Easter is in full swing here on the Rio. Swing being the operative word! The number of motorboats going up and down past the marina is fast approaching the numbers to be seen on the Hamble. Well I guess that is a slight exaggeration but it certainly feels like it...
As our current visit here draws to a close, the bizarre disparity on view this weekend has certainly made me think about this country of Guatemala.
Yesterday afternoon there was a guy on a cayuco throwing a fishing net at the back of the boat whilst overhead zoomed a black helicopter and just across the water any number of big sports fishing boat dash up and down the river. Winding between all that, were smaller watercraft of every shape and size loaded down with families out enjoying their holiday time.
One tank-load of the fuel used by some of those boats would cost more than the guy fishing from his canoe can hope to see in a year, I wonder what he thinks as he clings to the sides of his traditional boat as the wake of motorboats threatens to sink his hollowed out tree trunk?
He, and his kind, seem to be invisible to the richer Guatemalans, they really don't even see that they are there. Talk about the 'disappeared'...
A medical mission has been using the Marina as its base this week for a group of doctors and nurses from the Mid-West area of the USA. They seemed to be a genuinely committed bunch but nevertheless their very presence here makes me ponder on the ethical and moral issues that intervention in other Nations highlights.
On the one hand, as a mother, were my child to be in danger I am certain I would be desperate for any assistance I could get my hands on... and yet...
The consequences of treating merely the symptoms of a culture's problems rather than the systematic causes are appreciable and hard to anticipate. I can go into the jungle with my 'magic' potions and save lives, mitigate birth defects and leave. But what have I really achieved for those people? Have I provided the wherewithal to feed that extra mouth that in the natural order would have died? Have I provided the knowledge and means of birth control to counter-balance the increased life expectancy that my magic has given? Have I provided a glimpse in to another world that can never be attained? And who am I really doing this for?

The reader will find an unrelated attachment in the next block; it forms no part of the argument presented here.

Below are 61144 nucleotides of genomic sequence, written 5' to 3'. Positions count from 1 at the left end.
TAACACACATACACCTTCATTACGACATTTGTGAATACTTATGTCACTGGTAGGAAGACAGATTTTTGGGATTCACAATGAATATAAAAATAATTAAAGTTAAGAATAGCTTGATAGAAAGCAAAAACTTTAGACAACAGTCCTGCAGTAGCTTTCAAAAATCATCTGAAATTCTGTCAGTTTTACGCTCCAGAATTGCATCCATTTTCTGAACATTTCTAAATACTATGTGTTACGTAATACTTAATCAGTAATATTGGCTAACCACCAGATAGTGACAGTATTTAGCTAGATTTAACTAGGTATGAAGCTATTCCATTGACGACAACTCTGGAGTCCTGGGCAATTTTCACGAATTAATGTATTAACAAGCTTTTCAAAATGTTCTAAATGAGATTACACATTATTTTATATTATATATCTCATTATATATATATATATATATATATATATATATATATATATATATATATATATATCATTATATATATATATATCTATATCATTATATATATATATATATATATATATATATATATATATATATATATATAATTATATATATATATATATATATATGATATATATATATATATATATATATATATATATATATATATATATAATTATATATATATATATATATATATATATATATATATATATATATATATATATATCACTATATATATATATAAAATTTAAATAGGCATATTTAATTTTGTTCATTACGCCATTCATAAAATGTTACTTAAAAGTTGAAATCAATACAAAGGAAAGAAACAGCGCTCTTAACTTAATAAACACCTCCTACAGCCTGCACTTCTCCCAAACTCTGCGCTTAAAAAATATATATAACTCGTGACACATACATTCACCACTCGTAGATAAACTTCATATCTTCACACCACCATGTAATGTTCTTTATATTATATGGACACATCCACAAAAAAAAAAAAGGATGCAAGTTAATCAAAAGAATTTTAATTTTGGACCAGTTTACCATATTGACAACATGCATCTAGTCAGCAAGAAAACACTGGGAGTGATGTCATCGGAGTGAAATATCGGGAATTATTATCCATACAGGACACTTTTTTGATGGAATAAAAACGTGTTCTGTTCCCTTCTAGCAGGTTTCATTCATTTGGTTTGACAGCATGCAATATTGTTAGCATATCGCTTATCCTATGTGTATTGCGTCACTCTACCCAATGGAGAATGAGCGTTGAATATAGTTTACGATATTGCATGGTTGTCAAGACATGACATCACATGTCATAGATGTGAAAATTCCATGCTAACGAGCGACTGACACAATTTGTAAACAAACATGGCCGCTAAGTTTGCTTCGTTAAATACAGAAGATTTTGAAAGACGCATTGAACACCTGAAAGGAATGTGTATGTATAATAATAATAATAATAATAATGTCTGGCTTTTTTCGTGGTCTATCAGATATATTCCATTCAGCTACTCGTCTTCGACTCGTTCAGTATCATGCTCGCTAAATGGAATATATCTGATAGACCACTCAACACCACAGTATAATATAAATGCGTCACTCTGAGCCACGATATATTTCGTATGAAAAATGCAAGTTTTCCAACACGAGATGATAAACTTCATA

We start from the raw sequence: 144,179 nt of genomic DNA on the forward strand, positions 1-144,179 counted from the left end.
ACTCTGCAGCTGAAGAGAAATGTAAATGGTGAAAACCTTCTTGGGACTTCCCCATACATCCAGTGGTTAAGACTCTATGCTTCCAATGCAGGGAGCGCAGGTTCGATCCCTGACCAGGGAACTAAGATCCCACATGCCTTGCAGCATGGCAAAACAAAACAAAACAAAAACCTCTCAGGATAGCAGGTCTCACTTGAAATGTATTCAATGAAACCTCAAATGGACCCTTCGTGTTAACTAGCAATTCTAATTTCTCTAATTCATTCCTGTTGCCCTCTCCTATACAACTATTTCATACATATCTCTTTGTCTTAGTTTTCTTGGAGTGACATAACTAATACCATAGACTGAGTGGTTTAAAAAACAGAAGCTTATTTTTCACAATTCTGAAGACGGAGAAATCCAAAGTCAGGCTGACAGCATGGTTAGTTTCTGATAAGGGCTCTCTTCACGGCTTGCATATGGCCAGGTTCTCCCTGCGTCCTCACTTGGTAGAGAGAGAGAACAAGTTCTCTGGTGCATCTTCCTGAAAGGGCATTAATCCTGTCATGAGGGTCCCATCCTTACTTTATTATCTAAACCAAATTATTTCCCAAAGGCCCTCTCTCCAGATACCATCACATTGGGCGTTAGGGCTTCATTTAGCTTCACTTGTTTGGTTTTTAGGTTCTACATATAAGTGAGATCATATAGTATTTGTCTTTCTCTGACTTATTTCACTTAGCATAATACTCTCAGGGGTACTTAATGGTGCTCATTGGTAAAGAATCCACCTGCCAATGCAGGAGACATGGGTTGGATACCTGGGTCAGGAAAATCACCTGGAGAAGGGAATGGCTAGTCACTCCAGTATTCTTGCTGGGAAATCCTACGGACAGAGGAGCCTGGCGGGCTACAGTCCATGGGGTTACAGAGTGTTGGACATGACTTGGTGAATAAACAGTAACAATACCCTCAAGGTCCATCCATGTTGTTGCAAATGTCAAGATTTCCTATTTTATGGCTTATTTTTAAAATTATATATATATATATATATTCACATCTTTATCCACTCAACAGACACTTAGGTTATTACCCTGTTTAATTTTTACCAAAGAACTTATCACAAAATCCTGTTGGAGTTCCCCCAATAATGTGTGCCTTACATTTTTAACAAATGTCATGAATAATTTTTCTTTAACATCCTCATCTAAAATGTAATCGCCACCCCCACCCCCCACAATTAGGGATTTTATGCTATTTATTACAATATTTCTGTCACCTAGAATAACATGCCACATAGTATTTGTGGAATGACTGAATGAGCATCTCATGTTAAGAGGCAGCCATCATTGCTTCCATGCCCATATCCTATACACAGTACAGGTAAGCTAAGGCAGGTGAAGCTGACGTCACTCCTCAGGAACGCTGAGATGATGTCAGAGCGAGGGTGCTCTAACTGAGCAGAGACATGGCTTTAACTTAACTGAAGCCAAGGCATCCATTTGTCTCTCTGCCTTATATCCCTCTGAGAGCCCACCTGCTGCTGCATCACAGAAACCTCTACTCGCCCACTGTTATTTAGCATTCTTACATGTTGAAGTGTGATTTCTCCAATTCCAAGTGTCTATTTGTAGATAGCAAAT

I wonder how deeply these, no doubt, well-intended medical practitioners reflect on what they are doing. And do they return to their places of origin untouched by these experiences or are they, somehow, more thoughtful and less arrogant as professionals?
Cultural Imperialism has been with us for many, many generations. It is sad that we have learned so little from history as we, and I speak generally here, continue to press our own beliefs and standards on to Nations that really have very little in common with the countries that we come from. To attempt to alter the lifestyle, beliefs and cultures because, we believe, our way is better is a terrible thing.
Three questionable assumptions underpin the rise of science and technology and of the industrial movement that has shaped the history of the West since the Reformation. First, that empirical science is not just a form of knowledge but the ONLY source of positive knowledge in the world. Second, that it is appropriate to purge people's minds of mysticism, superstition and other forms of pseudo-knowledge. Finally, that extending scientific and technical control of society is not just politically sound but morally right.
Do these encounters encourage us to challenge such assumptions? Or do we return home untouched by the experience, smug and certain in our superior view of the world?
What my time here has taught me is that there are no easy answers, just many, many, more questions.